Cells: The building blocks of the body. The body is made up of many different types of cells for example, eye cells, skin cells and blood cells.
Chromosomes: Thread-like structures that hold all the genes. Except for sperm and egg cells, each human cell carries 23 pairs of chromosomes. In total, each person’s cells have 46 chromosomes, 23 come from the mother and 23 come from the father.
DNA: A molecule that contains our genetic information.
Family Tree: A drawing that shows the different members of a family, their relationships to one another and any medical conditions that they might have. By looking at the patterns present within the family tree, a medical professional can see whether a genetic condition might run in the family.
Gene: A piece of DNA that serves as the instructions to tell the cells of the body how to function. Most cells of the body have 2 copies of each gene, one passed down (inherited) from the mother and one from the father.
Genetics: The study of specific genes and their effects on health and development.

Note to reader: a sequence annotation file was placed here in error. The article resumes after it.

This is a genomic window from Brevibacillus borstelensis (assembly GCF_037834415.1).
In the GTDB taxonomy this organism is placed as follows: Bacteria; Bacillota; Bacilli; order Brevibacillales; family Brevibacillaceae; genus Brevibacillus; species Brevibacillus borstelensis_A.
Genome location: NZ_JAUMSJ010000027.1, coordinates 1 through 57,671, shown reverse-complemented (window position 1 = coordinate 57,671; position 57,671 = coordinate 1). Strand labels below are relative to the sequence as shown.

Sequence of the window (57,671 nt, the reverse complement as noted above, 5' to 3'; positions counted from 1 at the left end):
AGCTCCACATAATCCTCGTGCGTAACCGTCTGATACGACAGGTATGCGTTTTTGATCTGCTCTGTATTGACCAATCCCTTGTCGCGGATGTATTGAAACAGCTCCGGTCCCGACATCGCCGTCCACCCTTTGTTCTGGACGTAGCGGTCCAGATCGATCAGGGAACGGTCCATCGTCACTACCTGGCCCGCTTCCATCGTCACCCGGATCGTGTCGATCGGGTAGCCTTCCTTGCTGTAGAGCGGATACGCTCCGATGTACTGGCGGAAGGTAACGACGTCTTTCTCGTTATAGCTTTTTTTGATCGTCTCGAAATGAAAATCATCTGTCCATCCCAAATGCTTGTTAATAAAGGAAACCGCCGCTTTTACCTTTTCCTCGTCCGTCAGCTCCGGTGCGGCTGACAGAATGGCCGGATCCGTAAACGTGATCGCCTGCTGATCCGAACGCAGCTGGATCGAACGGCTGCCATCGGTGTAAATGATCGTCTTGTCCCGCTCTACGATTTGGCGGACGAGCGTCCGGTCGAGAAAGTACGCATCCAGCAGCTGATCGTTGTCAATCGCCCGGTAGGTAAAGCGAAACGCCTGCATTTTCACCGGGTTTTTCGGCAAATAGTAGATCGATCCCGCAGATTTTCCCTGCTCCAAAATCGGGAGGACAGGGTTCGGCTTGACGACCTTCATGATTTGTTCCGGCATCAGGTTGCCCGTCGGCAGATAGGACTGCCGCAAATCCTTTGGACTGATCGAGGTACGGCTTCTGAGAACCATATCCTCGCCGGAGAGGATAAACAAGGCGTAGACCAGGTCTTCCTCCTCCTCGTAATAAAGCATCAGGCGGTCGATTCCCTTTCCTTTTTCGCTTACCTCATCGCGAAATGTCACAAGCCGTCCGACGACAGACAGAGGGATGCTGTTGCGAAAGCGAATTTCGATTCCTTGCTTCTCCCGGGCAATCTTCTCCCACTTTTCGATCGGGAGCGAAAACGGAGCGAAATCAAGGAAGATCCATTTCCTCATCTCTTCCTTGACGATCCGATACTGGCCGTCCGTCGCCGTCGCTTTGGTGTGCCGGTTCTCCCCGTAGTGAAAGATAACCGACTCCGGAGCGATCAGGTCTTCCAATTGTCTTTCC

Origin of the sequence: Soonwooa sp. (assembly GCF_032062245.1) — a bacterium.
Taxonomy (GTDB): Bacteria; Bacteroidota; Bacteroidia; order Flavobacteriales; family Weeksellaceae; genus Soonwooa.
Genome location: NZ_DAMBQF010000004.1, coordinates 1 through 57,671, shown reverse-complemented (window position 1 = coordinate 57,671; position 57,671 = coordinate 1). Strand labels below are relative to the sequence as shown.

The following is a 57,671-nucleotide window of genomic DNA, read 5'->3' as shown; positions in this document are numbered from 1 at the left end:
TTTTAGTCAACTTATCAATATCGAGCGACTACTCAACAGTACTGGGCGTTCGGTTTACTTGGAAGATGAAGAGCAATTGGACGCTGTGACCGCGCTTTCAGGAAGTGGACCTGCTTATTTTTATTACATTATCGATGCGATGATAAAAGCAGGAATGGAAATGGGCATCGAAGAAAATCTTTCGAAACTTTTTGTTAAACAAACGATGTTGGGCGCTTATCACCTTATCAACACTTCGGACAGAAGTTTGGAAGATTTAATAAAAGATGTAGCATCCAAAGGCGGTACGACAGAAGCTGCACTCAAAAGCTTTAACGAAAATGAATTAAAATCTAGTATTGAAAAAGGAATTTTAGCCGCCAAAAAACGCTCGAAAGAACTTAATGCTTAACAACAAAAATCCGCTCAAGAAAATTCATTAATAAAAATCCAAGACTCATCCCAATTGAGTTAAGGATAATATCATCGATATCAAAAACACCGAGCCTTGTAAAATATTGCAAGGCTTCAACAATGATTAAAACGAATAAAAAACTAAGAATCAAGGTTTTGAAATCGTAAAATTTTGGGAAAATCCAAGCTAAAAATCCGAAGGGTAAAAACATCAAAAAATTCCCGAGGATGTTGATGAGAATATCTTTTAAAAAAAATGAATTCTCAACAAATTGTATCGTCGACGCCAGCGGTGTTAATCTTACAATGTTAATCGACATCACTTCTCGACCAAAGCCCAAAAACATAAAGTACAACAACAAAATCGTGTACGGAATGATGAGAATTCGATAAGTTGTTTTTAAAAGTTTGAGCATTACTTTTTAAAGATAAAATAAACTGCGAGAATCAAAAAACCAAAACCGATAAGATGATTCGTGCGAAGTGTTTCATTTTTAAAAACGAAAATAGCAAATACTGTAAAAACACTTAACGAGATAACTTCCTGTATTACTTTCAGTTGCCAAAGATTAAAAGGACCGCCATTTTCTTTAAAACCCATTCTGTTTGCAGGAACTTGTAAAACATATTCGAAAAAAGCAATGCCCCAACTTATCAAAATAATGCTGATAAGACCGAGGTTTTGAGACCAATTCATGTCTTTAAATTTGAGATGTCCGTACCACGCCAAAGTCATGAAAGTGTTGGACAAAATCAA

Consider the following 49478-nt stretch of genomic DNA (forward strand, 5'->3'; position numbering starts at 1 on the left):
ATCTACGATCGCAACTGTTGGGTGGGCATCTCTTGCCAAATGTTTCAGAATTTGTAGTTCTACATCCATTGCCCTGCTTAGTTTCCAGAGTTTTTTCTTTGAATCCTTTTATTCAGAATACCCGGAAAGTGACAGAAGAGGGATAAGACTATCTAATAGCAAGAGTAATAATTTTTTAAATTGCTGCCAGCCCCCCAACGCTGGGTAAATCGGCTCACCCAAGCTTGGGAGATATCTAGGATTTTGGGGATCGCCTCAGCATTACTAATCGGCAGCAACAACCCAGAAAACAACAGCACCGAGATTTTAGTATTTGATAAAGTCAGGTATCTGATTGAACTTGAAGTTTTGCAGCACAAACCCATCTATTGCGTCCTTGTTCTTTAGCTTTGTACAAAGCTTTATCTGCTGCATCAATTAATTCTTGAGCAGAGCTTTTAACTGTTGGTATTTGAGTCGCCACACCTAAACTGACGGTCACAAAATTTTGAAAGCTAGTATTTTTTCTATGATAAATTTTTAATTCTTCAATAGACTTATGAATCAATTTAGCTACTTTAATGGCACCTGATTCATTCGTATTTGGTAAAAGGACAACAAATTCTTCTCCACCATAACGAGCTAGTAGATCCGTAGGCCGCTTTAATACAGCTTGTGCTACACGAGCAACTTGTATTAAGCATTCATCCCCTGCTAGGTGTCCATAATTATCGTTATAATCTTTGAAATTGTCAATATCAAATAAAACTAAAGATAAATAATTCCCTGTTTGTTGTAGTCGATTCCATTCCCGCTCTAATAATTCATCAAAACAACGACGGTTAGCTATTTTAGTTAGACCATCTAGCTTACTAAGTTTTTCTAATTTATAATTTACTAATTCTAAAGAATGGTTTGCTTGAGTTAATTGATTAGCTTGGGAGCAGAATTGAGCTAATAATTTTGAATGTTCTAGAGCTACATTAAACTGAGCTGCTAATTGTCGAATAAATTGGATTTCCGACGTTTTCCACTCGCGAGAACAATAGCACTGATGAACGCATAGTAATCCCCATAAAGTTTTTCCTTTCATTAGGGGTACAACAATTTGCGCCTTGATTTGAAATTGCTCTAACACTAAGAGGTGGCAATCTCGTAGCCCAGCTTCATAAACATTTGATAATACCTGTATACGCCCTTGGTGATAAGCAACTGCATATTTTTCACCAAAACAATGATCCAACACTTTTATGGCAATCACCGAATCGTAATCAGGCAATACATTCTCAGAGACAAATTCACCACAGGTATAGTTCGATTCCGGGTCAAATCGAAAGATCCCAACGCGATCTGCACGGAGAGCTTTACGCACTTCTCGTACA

Genome: The entire set of genes. Human cells carry around 20,000 different genes.
Genomics: The study of the entire set of genes and their effects on health and development.
Genetic counselor: A specially trained health care professional who helps patients and families understand how genetics and genomics impact their health and development.
Genetic predisposition: An increased chance to develop a certain condition because a change (mutation) is present in one or more genes within the body’s cells.
Hereditary: Passed down from one generation to the next within a family.
Informed consent: A discussion of the risks, benefits and limitations of undergoing a test such as a genetic test or taking part in a research study.
Mutation: A change in a gene that prevents it from functioning properly.
Research: A scientific way to examine a problem, answer a question or gain new information.